The Labour Party has said it will pay “substantial damages” to seven whistle-blowers after Labour made “defamatory and false” allegations against them after they went public about the systematic anti-Semitism within the party.
The whistleblowers came forward in a BBC Panorama investigation into the party’s handling of anti-Semitism claims which aired last year. Seven former staff members, who voiced their concerns about how claims of Jew-hatred among members were dealt with, sued after they were accused of libel by Labour. The BBC’s John Ware also went to court against the party.
According to the whistleblowers’ lawyer, William Bennett QC, Labour accused them of “acting in bad faith during and after their employment with the intention of harming” the party, calling the accusations false.
Mark Henderson QC, who defended Labour, said he “acknowledges that these claims about the Claimants are untrue, and we retract and withdraw them and undertake not to repeat them”.
The whistleblowers who brought the case were Katherine Buckingham, Michael Creighton, Samuel Matthews, Daniel Hogan, Louise Withers Green, Martha Robinson and Benjamin Westerman and the likely cost of the payout, along with additional court costs, is said to be around half a million pounds.
The Labour party also said in a statement: “Before the broadcast of the programme the Labour Party issued a press release that contained defamatory and false allegations about John Ware.
“We would like to take this opportunity to withdraw these allegations. We would like to apologise unreservedly for the distress, embarrassment and hurt caused by their publication.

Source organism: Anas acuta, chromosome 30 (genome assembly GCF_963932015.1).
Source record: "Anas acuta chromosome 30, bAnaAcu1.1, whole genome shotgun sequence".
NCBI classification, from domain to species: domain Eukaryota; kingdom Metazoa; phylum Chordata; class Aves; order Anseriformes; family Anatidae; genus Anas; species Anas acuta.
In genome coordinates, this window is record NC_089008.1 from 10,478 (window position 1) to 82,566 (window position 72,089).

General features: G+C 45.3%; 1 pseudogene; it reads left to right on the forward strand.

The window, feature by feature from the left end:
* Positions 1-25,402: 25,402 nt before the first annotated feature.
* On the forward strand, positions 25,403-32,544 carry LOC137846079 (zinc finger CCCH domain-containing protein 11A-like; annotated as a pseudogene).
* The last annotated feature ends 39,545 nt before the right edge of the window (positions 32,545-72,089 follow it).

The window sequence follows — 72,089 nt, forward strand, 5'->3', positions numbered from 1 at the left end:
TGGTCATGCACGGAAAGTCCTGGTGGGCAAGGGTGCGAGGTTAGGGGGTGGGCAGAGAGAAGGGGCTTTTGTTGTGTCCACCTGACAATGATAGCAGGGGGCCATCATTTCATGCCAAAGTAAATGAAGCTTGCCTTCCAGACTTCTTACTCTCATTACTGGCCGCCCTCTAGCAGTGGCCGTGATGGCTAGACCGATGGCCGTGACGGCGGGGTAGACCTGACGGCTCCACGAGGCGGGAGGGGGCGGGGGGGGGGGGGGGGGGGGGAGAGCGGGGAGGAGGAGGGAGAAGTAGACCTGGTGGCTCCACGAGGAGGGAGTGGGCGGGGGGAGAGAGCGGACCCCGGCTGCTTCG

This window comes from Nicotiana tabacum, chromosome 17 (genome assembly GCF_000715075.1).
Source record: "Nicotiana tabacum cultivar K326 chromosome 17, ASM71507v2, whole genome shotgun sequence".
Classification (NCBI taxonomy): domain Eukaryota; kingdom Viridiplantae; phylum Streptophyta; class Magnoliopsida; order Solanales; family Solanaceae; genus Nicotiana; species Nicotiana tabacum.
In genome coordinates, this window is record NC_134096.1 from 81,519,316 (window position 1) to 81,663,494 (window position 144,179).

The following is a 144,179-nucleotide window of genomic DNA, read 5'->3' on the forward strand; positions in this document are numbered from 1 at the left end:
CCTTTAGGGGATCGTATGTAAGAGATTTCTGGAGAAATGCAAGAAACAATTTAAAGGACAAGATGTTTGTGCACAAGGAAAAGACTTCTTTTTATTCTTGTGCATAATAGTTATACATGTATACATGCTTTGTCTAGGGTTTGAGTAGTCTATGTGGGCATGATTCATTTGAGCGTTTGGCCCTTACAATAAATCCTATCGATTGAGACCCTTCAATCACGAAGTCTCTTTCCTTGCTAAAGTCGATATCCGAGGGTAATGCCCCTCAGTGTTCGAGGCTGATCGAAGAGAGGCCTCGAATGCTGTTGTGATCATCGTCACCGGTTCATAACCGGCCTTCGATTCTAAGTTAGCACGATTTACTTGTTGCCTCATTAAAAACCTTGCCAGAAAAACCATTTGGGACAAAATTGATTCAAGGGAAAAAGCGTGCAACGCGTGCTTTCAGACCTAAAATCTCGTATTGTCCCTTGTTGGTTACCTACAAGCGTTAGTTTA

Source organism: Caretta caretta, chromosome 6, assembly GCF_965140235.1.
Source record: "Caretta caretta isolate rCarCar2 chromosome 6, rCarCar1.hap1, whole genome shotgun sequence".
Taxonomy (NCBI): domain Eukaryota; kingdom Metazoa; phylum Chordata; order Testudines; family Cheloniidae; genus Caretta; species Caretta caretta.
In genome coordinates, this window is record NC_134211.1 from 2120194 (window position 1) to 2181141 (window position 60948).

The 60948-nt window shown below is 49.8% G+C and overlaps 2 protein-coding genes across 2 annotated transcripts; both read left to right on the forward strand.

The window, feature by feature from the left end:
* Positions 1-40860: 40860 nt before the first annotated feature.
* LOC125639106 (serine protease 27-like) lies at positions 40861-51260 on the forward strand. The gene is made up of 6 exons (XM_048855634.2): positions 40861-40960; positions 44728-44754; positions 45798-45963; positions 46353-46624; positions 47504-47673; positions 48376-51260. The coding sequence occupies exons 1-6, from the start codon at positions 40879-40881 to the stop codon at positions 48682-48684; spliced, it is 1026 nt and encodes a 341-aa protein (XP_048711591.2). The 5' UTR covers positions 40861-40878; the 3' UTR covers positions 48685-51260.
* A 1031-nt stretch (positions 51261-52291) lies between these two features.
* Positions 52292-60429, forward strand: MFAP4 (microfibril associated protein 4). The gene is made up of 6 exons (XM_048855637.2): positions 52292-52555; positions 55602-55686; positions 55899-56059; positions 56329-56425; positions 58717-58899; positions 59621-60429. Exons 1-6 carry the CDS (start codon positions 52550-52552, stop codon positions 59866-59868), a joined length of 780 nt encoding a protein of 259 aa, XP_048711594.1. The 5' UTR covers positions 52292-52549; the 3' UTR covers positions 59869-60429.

“As we acknowledge in the statement in open court, John Ware is a very experienced broadcast and print journalist, producer and author, and we have agreed to pay damages to him.”
The Jewish News reports that in the hours before the announcement, there were reports that former Labour leader Jeremy Corbyn, his former communications chief Seamus Milne, and Labour’s former secretary-general Jennie Formby had sought assurances that their names would not be connected to the apology, in a sign of lasting anger.
In a statement, the claimants’ solicitor Mark Lewis said: “Today in the High Court, the Labour Party retracted its false allegations made about the Panorama programme asking whether Labour was antisemitic.
“The answer was a clear ‘yes’. Labour chose to double down and attack the programme’s presenter, John Ware, and the whistleblowers rather than addressing the truth of the problem.
“It is ironic that the workers’ party chose to act as disgruntled bosses who had been caught out.”
The BBC said in a statement: “We welcome today’s long overdue apology to John Ware and the seven Panorama whistleblowers, who have been subjected to painful and damaging personal attacks on their integrity and character.
“We applaud their strength to take this case forward and are pleased it has been recognised in court that these extremely serious and damaging allegations against them were false and have been unreservedly withdrawn.”